This summer, I read a number of interesting, informative and inspiring books. The Connected Educator: Learning and Leading in a Digital Age by Sheryl Nussbaum-Beach and Lani Ritter Hall was one of the books I read. Not only does The Connected Educator have a lot of information, it also has many “Get Connected” activities to truly get one involved in the process of becoming a connected educator and, more importantly, a connected LEARNER.
As you can see by the title of my blog, I feel quite strongly about learning. It really is ALL about learning! Where would we be without ongoing, lifelong learning? I just can’t imagine my life stagnant and not wanting to learn something each and every day. Can’t imagine. I have always believed that I am first, and foremost, a learner. Not a teacher first. Not a leader first. I’ve always been a learner first. I think that is why Chapter 3 in The Connected Educator, Learning to Learn, really struck a cord with me.
Here are some quote from this chapter which I feel exemplified how I feel about learning.
“Learning is what we do. We are learners first, teachers second.” (pg. 46)
Absolutely! What kind of learners could we possibly be if we weren’t continually learning? Things change in education. Research is conducted. Best practises change and evolve. As educators, we must continue to read the research and use these results to guide the way we teach and lead. We must continually adjust our practise to best meet the needs of our students. I often hear people talk about how our students are changing; they are getting more complex and diverse. If this is true (which I think it is) shouldn’t our teaching also change? Shouldn’t our teaching become more divers? How else can we possibly hope to meet our student’s diverse needs?
“Teaching does not make learning occur. Learners create learning.” (pg. 46)
Again, how can we truly create a community of learners if we are not learning. I continue to witness this in my own school. Teachers are continually learning and sharing their learning with others. As a result, they inspire others to learn more. In turn, this learning and the teacher’s excitement toward their own learning have great impact on their student’s interest and excitement about learning. How can it not? I am so deeply impressed by our teachers and their learning. We are truly becoming a community of learners. This makes me so proud (and makes me want to learn even more).
Another related quote from The Connected Educator is:
“True learning, deep retention, and knowledge construction really have little to do with school or teaching. We learn because we want to, because it’s important to us, because it’s natural, and because it’s impossible to live in the world and not learn.” (pg. 46)
Nussbaum-Beach and Hall quote Alvin Toffler when they write,
“The illiterates of the 21st century will not be those who cannot read and write but those who cannot learn, unlearn, and relearn.” (pg. 50)
This is so true! We must have the ability to learn, unlearn and relearn. I can think of many examples of what I work on unlearning. It is a work in progress, and one that I don’t think is ever complete.
If you want to take a look at some of the things educators around the world are “unlearning” now, take a look at this WallWisher. There are many insightful comments and reflections written.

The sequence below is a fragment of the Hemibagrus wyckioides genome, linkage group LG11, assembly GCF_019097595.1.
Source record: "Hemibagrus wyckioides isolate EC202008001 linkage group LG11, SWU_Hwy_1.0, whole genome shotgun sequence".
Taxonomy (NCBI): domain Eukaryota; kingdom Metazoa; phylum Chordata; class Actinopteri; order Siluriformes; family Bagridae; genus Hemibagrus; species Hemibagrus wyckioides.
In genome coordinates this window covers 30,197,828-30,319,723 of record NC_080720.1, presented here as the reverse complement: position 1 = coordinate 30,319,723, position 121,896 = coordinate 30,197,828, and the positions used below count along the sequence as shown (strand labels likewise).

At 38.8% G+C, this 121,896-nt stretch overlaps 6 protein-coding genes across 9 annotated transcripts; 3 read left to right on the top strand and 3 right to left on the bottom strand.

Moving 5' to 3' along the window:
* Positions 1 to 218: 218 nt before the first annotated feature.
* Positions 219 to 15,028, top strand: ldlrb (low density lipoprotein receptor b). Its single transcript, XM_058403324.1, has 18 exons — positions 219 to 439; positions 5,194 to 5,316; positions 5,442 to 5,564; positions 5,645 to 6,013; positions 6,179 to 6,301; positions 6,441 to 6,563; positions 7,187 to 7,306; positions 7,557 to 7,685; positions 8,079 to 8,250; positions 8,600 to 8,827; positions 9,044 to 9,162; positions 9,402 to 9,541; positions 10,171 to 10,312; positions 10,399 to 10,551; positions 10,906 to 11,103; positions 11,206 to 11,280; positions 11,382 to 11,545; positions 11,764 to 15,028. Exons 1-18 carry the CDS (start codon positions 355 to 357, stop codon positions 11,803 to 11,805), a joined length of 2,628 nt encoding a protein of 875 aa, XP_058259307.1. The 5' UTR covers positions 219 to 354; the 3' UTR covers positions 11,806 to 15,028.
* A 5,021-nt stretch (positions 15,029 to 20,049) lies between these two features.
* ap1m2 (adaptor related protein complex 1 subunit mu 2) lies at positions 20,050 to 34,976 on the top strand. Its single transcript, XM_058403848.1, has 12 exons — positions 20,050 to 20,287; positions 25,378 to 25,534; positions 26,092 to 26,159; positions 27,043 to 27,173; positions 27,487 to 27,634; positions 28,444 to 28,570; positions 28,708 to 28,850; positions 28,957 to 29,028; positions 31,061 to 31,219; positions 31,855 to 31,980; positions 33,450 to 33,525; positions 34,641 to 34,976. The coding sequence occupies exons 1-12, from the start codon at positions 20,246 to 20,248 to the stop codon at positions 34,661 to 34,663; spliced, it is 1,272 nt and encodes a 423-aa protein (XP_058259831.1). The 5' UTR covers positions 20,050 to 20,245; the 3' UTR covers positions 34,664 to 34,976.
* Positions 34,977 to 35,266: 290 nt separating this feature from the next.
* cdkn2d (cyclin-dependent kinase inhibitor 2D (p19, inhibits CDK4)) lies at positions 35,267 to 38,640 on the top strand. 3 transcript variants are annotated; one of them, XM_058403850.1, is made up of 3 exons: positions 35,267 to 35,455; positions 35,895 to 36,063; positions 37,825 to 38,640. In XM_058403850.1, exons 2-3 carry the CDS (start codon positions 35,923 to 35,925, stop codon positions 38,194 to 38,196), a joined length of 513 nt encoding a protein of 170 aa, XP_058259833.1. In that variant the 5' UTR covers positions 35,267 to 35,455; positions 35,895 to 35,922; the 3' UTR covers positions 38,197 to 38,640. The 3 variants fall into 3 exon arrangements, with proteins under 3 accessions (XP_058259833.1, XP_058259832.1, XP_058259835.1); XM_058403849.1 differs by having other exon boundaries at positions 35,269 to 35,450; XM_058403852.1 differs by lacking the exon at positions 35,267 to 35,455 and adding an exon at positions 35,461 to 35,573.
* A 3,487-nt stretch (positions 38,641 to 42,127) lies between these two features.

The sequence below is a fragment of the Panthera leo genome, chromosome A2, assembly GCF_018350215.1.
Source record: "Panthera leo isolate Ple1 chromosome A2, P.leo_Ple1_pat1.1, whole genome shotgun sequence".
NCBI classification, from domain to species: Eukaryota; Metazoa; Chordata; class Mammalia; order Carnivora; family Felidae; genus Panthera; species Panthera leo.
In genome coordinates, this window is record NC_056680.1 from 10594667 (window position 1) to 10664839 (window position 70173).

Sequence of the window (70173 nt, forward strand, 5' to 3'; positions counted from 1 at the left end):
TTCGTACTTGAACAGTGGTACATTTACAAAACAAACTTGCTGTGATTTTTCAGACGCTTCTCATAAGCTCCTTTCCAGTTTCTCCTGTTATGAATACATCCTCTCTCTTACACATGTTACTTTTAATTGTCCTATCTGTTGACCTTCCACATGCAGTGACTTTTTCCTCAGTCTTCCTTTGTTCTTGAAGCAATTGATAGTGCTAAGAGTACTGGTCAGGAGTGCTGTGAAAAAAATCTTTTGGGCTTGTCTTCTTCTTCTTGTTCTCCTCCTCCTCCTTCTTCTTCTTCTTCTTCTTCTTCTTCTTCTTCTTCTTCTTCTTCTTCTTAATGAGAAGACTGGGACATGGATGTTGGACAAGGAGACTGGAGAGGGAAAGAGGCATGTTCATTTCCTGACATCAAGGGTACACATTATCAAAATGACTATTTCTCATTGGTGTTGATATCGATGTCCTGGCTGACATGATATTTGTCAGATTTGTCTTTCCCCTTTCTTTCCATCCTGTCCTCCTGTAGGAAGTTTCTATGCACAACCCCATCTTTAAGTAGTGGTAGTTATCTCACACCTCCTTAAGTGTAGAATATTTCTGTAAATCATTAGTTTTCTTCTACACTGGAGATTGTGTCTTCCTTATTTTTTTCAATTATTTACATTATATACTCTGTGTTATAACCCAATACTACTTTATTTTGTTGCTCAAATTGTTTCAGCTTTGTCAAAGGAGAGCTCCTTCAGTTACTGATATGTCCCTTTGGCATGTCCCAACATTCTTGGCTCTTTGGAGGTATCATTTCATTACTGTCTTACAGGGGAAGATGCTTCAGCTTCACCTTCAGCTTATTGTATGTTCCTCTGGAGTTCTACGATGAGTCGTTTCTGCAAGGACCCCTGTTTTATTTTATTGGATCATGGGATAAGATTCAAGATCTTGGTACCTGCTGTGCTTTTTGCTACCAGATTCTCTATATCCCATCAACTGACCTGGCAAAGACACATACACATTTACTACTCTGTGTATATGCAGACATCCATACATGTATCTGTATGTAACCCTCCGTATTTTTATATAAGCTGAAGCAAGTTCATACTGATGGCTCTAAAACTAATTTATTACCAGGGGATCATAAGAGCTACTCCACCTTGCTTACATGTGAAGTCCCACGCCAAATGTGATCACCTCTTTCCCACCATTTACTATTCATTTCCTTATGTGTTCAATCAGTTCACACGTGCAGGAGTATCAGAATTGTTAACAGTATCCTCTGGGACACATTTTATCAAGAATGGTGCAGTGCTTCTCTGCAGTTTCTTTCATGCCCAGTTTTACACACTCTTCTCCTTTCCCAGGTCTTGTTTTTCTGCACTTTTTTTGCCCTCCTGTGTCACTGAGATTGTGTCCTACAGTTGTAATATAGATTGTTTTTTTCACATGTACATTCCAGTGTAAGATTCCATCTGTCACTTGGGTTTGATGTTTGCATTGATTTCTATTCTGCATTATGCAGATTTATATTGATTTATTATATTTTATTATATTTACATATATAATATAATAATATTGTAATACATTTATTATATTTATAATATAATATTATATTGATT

What do you need to “unlearn” as an educator?
What do you need to “unlearn” as a leader in education?
As I continued to read The Connected Educator, I could feel my self nodding in agreement when Nussbaum-Beach and Lani wrote,
“Connected learners take responsibility for their own professional development. They figure out what they need to learn and then collaborate with others to construct the knowledge they need. Instead of waiting for professional learning to be organized and delivered to them, connected learners contribute, interact, share ideas, and reflect.” (pg. 51).
Throughout my career in education I have often heard fellow educatory say things like, “I want to learn about ____. I need to get someone to give us a workshop on it.” This perplexed me because I always thought of the availability of resources and information. At our fingertips, we have an unlimited opportunity to learn about whatever topic we want to. There are 1000’s (or many more) of educators willing, able, and excited to share their amazing amount of knowledge. It is our responsibility to learn from these educators.
For changes in the way we learn as educators (and, in turn, changes in the way we allow our students to learn and respresent their learning), a lot of questions need to be asked and a lot of “unlearning” needs to occur. Consider the following questions:
What do we want our schools to look like?
Where can I learn as an educator?
How do I build my PLN?
What do we want our students to learn?
How do we want our students to learn?
From whom do we want our students to learn?
How do we make room for our student’s strengths?
How do we work with our student’s areas of weakness?
How do we want to prepare them for their future?
I am continually asking myself these questions (and others), but, instead of using the words, “my students”, I use the words “my children”.
I think of the opportunities for learning I would love for my own children.
My thoughts about what kind of education I want for my own children guides how I work with other people’s children.
How are you leading your own learning?
Are you truly a “life-long” learner?
How can I help you?